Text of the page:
Do I need a negative COVID-19 test to get home from a cruise?

The answer to this question depends in part on where your home is. For U.S.-based cruisers returning to the U.S. by plane from a cruise overseas, there is no longer a COVID-19 testing requirement, as of June 12. You also don't need to test negative for COVID-19 to return home to a U.S. address after disembarking a cruise at a U.S. port.

Do I need to worry whether ports on my itinerary have extra COVID-19 requirements?

For the most part, no. Many cruise lines warn in their travel documentation that "guests are ...responsible for complying with all local health and safety requirements which may include additional pre-embarkation testing at the terminal," as Norwegian puts it in its documentation.

However, lines will typically tell you in advance if there are specific COVID-19 requirements in ports that could affect your trip.

Generally, if a port on your itinerary requires passengers to show proof of a COVID-19 vaccine or a negative COVID-19 test, the line will make that a condition of your sailing. In cases where a negative COVID-19 test is required to enter a certain port or port country, lines will likely test you on board before arriving at that port, often for free.

Note that lines do make clear that it's your responsibility to figure out what COVID-19 vaccine or testing documentation you need to pass through countries by air or land on the way to your cruise.

As Norwegian puts it, the line "recommends for all guests to follow, and where possible, sign up for notifications from their local government on international travel regulations that may prevent, restrict, or require additional documentation when traveling to another country for embarkation or during their cruise."

What onboard COVID safety measures are cruise ships still taking?

As noted above, most cruise lines still require all or most passengers to be vaccinated for COVID-19. Most cruise lines also require all crew on ships to be vaccinated for COVID-19, and on most ships crew also continue to wear masks at all times.

In addition, as noted above, most lines still require passengers to test negative for COVID-19 before boarding ships and crew are regularly tested for COVID-19, too. Passengers and crew who test positive for COVID-19 while on board a vessel are isolated.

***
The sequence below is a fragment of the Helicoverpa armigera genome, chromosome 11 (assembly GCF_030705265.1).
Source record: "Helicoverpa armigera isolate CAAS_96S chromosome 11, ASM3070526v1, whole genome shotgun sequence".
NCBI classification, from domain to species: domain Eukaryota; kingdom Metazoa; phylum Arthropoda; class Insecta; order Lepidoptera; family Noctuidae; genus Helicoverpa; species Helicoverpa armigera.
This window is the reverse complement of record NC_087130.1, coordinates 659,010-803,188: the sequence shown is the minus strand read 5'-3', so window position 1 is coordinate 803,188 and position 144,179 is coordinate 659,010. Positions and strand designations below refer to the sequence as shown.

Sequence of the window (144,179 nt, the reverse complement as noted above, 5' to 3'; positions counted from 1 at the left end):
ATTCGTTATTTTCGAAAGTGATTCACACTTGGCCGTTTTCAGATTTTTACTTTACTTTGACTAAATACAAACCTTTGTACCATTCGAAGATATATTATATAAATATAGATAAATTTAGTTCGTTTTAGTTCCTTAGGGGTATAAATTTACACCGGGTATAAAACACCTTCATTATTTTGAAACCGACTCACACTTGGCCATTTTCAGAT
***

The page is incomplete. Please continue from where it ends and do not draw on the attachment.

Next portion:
In the past two years, cruise lines have made significant investments in sophisticated air filtration systems for cabins and other onboard areas of ships and have increased cleaning and sanitizing efforts on ships. Medical centers on ships have also been upgraded and often are staffed at a higher level than in pre-COVID-19 times.

What can I do to minimize my exposure to COVID-19 on ships?

Although many cruise lines no longer require mask-wearing on ships, they still recommend that you wear one, based on guidance from various health authorities and experts.

Keeping socially distant from other passengers is another strategy for staying healthy on ships as is regular hand-washing and hand sanitizing.

Major cruise lines typically place free hand sanitizer at the entrance to most public rooms on ships. Restaurants on newer cruise ships often have hand-washing stations at their entrances. On some ships, cruise ship staff are assigned to stand at the entrances to onboard restaurants and require passengers to wash or sanitize their hands.

Where can I find my specific cruise line's COVID-19 policy?

Every major cruise line lists its COVID-19 policies including vaccination and testing requirements on its website, often in great detail. Cruise lines regularly update these web pages, and they are the best place to find the very latest information.

Here are the key COVID-19 information pages on the websites of the eight major lines that account for the majority of cruising in North America:

How will I find out if policies change after I book?

As noted above, cruise lines list their COVID-19 policies on their websites. To be safe, check these websites often in the months leading up to your cruise. Cruise lines also notify customers by email when there are significant changes to their COVID-19 policies, as well as alert travel agents who book cruises.

Can I cancel for free if I get covid-19 in advance of a sailing?

In many cases, yes. Major lines will usually offer you a refund, sometimes in the form of a future cruise credit, if you have to cancel a cruise because of a positive COVID-19 test in your traveling party in the days leading up to a sailing.

Royal Caribbean, for instance, promises a 100% refund if anyone in your travel party tests positive for COVID-19 within 10 days of your cruise. Carnival has a policy with similar wording.

Cruise lines will also offer a refund, typically in the form of a future cruise credit, if you are denied embarkation or reboarding, or quarantined or disembarked during a voyage, due to a positive COVID-19 test or being suspected of having COVID-19. If you are quarantined for just part of a cruise due to a positive COVID-19 test, you'll likely receive a pro-rated refund for the days of the cruise you missed.

Planning a cruise? Start with these stories:

Featured image by ©2022 Michel Verdure Studio, In